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February 25, 2017

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travischandler

Joined
March 5, 2009

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Total Comments: 5 (view all)

Actually, I said you could close or sell the extra golf course. The initiative leaves that up to the Council.

(Suggest removal) 7/15/10 at 3:10 p.m.

Nothing really dangerous about electing the attorney. Under the Nevada Constitution, we do that for all county District Attorneys, and the state Attorney General as well. Once in a while a campaign gets attention, but most of the time the elected attorneys quietly do a good job, and like the elected judges most of whom quietly do a good job, are retained by the voters.

Boulder City, although small, has a larger population than many Nevada counties.

(Suggest removal) 5/13/10 at 11:44 a.m.

At the conclusion of a formal legal memorandum to the Council and senior city
staff dated May 12, 2008, Mr. Olsen opined the following:

"Perhaps, as fiduciaries for the people of Boulder City, in an effort to
promote trust and confidence in local government, the Council might consider
taking this issue to the voters in the form of an advisory question along the
lines of: "Shall the City of Boulder City incur an $8.7 million long-term (or
medium-term, as the case may be) debt obligation to bind the City to its intent
to return $8.7 million expended from Utility Enterprise Fund for construction of
the Boulder Creek Golf Club?" Then the people of this community can advise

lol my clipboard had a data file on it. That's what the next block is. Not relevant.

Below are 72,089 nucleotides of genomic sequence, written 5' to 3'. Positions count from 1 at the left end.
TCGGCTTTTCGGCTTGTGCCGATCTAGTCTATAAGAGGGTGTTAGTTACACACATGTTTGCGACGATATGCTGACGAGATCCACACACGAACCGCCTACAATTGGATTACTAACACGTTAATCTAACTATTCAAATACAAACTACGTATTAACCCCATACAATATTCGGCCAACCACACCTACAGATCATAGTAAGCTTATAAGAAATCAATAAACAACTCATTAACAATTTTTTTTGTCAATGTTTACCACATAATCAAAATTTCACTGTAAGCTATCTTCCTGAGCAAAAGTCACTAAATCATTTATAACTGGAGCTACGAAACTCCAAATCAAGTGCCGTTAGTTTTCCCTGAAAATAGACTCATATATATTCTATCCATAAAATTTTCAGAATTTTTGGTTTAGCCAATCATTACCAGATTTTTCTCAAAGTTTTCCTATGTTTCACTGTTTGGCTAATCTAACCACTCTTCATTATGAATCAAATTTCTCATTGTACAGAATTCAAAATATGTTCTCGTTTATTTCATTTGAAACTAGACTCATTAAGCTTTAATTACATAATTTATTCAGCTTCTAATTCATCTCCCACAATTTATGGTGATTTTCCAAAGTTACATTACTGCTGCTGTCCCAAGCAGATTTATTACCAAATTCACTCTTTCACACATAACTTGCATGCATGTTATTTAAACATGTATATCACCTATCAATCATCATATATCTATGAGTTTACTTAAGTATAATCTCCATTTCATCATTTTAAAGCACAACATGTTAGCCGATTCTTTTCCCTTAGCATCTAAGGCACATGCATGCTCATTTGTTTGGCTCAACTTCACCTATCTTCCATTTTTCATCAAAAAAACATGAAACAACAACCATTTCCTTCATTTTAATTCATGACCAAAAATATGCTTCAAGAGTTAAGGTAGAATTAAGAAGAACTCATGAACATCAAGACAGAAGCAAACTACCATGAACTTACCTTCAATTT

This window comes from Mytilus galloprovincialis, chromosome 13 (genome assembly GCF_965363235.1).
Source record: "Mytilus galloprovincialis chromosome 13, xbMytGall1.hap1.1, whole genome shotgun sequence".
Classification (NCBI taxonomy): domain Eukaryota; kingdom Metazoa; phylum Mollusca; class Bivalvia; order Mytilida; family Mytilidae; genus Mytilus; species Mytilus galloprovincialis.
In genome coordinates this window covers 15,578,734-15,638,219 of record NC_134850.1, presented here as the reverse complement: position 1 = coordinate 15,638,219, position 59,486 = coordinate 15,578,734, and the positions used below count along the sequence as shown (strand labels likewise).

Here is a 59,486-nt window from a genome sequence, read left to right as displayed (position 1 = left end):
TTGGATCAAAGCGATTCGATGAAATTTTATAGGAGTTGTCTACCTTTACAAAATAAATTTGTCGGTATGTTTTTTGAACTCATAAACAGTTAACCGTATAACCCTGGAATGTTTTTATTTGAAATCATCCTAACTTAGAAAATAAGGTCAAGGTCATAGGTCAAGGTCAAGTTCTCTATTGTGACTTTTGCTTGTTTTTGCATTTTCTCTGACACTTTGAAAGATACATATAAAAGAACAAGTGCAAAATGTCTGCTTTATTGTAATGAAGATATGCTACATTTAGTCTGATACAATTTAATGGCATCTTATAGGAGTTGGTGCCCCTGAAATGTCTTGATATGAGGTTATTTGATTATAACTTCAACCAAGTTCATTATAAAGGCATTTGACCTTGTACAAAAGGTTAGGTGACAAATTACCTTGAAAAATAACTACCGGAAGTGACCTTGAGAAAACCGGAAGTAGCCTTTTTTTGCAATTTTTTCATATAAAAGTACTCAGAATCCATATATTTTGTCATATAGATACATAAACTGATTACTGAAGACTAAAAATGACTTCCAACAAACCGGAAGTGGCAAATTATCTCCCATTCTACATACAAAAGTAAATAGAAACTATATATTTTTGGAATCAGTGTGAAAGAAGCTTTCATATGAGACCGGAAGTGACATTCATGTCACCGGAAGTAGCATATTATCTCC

the Council as to whether or not they wish to be saddled with the additional
debt."

What is noteworthy, is that the ballot question Mr. Olsen proposed then is quite
specific, dealing with a single loan, a specific amount, and for a single
specific purpose. Under judicially created Nevada law, this referendum would
easily be considered an "administrative" act - and not suitable for the voters
to act on under his theory. On the other hand, the debt limit initiative sets
policy for the entire City, irrespective of any particular debt, project
location, or purpose. This is "legislative", and is a proper subject matter for
the voters to consider according to the Nevada Supreme Court.

Mr. Olsen (or Tiffany Gibson) also made other significant errors of fact in the
story.

Travis Chandler

(Suggest removal) 5/11/10 at 10:10 a.m.

Council member Strickland and I voted not to move the Boulder Creek Golf Club to the general fund. - Travis Chandler, Boulder City Council member

(Suggest removal) 3/29/10 at 7:43 p.m.

The City Attorney is wrong on two accounts. There is mandatory authority in Nevada Supreme Court case law that an initiative or referendum may be removed from the ballot prior to the election only if it is legally insufficient; and the only grounds for legal insufficiency they have consistently upheld is the administrative-legislative distinction, which they have admitted is vague. Other grounds for challenging an initiative or referendum are fact intensive, that is, on a case by case basis. That is why the NSC wants the courts to have plenty of time to decide the issue on most grounds: after the election.

Secondly, the US Supreme Court has expressly disapproved the administrative-legislative distinction in a couple of decisions the state courts routinely ignore.

Moreover, because the Nevada Supreme Court itself does not challenge all ballot question before an election, some may make it through. In other words, it tacitly admits there is nothing wrong with letting the voters speak to it first, and then throwing it out after the election, under a much wider menu of legal theories.

(Suggest removal) 3/5/09 at 6:46 a.m.

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